Forty-four percent of Americans do not have $400 on hand to cover an emergency expense. These Americans will be ill-prepared to care for themselves and their families in the wake of a disaster.
I was pleased to join Treasury Secretary Steven Mnuchin and Consumer Financial Protection Bureau Acting Director Mick Mulvaney recently at a public meeting of the Financial Literacy and Education Commission (FLEC). I shared FEMA’s vision for financial preparedness, specifically discussing our efforts to close the insurance gap (the difference between what is currently insured and what is insurable) and individual preparedness activities we are supporting.
You might be surprised to learn that the U.S. currently has the largest insurance gap among all countries globally. Of the total estimated natural catastrophe losses in the U.S. of $55 billion annually, the annual expected uninsured losses total more than $30 billion according to the global reinsurer Swiss Re. This means that more than half of these losses won’t be covered by insurance.
For flood insurance specifically, the insurance gap is even worse. In North Carolina where Hurricane Florence caused catastrophic flooding throughout the state, only three percent of households have flood insurance. FEMA and other federal agencies may provide assistance to those without insurance, but these programs were never intended to replace insurance coverage. FEMA’s average disaster payment is only a few thousand dollars. This is far short of what most homeowners would need to rebuild, yet few understand the limited scope of FEMA’s assistance programs.
We at FEMA have made closing the insurance gap a top priority in our strategic plan. We’re working to simplify flood insurance policies and educate the public on the role all types of insurance play in disaster preparedness. Spend two minutes to watch our video and see why you might need to rethink insurance. I also encourage you to check out my friend, Sean Kevelighan’s PrepTalk on Understanding the Value of Insurance – just released today.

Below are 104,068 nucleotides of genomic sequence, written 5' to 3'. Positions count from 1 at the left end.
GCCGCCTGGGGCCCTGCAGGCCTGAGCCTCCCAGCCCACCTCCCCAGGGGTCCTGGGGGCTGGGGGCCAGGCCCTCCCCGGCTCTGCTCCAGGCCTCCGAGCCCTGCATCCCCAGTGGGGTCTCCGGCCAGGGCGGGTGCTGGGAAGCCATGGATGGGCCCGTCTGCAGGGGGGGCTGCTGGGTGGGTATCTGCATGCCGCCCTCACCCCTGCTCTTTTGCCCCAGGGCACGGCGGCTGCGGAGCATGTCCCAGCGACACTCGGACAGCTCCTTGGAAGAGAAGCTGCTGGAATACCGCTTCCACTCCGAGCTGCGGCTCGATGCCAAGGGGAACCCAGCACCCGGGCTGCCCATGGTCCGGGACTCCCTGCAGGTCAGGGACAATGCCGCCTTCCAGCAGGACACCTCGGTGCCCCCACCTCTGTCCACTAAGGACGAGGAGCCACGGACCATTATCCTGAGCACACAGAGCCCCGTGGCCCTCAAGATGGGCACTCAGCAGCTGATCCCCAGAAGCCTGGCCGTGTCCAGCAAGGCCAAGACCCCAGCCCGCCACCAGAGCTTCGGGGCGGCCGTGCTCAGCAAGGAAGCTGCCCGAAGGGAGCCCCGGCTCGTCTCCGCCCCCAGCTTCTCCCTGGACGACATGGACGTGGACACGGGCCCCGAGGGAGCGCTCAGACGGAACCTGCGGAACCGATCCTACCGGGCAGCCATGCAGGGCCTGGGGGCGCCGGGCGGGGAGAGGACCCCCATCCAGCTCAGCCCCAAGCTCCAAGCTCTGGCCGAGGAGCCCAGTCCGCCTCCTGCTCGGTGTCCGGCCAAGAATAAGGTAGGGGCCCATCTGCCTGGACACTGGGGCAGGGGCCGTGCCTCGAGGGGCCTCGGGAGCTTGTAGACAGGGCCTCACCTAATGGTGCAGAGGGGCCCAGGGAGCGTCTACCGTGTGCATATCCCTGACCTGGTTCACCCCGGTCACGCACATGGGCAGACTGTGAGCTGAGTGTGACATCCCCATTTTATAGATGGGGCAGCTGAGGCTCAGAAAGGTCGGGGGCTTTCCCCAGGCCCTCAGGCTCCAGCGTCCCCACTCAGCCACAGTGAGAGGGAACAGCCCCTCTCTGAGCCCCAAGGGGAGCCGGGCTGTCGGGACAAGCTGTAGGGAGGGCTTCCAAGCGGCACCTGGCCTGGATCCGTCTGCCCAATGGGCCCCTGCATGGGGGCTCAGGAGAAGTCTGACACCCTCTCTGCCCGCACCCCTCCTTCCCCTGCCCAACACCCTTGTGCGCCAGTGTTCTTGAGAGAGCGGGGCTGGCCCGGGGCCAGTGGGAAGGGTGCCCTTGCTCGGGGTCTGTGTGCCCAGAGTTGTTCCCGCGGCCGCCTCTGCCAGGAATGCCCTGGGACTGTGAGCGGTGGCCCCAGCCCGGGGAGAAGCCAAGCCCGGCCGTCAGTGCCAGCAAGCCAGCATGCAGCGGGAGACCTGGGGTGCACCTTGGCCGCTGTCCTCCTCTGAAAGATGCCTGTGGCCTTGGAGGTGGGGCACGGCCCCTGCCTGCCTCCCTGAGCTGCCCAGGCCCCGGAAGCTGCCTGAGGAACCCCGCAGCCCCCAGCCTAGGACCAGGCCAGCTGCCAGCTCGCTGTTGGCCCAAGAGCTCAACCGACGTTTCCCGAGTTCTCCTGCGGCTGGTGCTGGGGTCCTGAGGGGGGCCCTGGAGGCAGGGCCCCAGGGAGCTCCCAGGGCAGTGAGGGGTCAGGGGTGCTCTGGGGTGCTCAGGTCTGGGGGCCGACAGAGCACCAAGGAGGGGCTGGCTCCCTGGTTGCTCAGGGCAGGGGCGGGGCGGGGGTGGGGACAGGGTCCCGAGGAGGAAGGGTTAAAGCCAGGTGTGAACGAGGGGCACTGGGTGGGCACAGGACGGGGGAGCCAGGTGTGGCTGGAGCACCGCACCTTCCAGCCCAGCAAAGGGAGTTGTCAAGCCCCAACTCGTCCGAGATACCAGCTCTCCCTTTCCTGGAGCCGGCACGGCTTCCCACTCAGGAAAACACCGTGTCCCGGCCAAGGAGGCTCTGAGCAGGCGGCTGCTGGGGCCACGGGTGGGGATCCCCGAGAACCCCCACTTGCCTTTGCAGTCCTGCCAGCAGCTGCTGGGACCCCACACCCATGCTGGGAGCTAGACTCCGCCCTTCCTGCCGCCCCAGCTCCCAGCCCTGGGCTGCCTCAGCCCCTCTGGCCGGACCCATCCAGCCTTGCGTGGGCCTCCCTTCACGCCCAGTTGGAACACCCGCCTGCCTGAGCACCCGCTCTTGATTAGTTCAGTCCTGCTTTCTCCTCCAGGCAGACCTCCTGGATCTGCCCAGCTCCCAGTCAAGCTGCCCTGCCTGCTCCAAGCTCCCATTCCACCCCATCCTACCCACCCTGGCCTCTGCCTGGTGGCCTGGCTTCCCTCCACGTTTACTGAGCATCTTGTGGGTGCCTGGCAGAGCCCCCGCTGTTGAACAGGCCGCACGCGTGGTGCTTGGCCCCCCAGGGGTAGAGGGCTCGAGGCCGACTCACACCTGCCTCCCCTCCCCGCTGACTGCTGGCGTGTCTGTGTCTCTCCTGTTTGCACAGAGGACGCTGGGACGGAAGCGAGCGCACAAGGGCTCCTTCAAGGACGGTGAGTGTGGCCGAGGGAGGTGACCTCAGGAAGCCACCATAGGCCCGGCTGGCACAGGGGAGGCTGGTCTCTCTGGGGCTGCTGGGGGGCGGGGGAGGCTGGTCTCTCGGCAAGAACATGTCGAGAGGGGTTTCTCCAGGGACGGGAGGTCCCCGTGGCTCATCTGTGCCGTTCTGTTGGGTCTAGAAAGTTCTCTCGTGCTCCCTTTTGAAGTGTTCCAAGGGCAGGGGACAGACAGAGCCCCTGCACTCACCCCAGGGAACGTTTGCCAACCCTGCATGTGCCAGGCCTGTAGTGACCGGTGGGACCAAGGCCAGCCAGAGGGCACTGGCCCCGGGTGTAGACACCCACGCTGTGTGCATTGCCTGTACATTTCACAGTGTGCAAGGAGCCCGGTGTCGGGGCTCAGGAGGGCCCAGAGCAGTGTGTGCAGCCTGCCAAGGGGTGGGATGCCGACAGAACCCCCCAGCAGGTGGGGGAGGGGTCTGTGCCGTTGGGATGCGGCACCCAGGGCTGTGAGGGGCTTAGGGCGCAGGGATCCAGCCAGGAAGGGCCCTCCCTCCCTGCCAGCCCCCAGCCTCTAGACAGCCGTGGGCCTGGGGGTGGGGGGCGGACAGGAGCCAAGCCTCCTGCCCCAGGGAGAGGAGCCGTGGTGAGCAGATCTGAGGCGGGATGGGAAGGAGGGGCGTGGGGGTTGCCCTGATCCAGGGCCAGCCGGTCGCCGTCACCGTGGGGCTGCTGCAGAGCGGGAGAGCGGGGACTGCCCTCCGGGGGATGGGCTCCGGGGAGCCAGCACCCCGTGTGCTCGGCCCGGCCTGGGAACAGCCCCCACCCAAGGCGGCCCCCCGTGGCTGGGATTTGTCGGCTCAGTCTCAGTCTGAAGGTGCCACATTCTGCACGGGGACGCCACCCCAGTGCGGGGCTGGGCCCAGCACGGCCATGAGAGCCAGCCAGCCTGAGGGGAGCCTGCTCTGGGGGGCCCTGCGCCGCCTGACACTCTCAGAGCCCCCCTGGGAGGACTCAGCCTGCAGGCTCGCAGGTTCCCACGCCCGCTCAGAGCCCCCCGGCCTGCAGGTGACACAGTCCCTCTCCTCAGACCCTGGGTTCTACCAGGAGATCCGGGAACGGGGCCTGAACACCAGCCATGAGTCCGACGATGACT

To support financial preparedness actions, we have partnered with a nonprofit organization, Operation HOPE, to develop the Emergency Financial First Aid Kit. It’s a toolkit that helps individuals and families organize critical financial, medical, and household information and includes a checklist of important documents and forms to compile your relevant information.
As part of Financial Capability Month in April, FEMA, in partnership with FLEC, led a social media campaign to reach the public with practical and actionable tips and resources to improve their financial future. This reached over 28 million Americans.
As a result, orders for our financial toolkit have doubled, showing people want and need this information. It’s now the most requested item in the FEMA library—more requested than our preparedness materials on hurricanes, earthquakes, and tornadoes.
Of course, financial preparedness isn’t just for adults. If we want to build a true culture of preparedness, it must start with our kids. From the time they get their first allowance, or earn their first paycheck, we should be teaching them about the value of money and the vital importance of saving.
FEMA’s Youth Preparedness Council promotes knowledge and action among high school students. I have been continually impressed with these young adults as they work to change their communities. At this year’s annual summit, one of the participants made a comment that is particularly relevant to our question about what we’re teaching our children. She said, “We are taught that the mitochondria is the power house of the cell, but I am going off to college not knowing how to balance a checkbook or save money.”
We have to do better. The more financially prepared we are as a nation, the more resilient we will be to disasters.
You can watch my remarks at FLEC (I spoke at 1:01:45).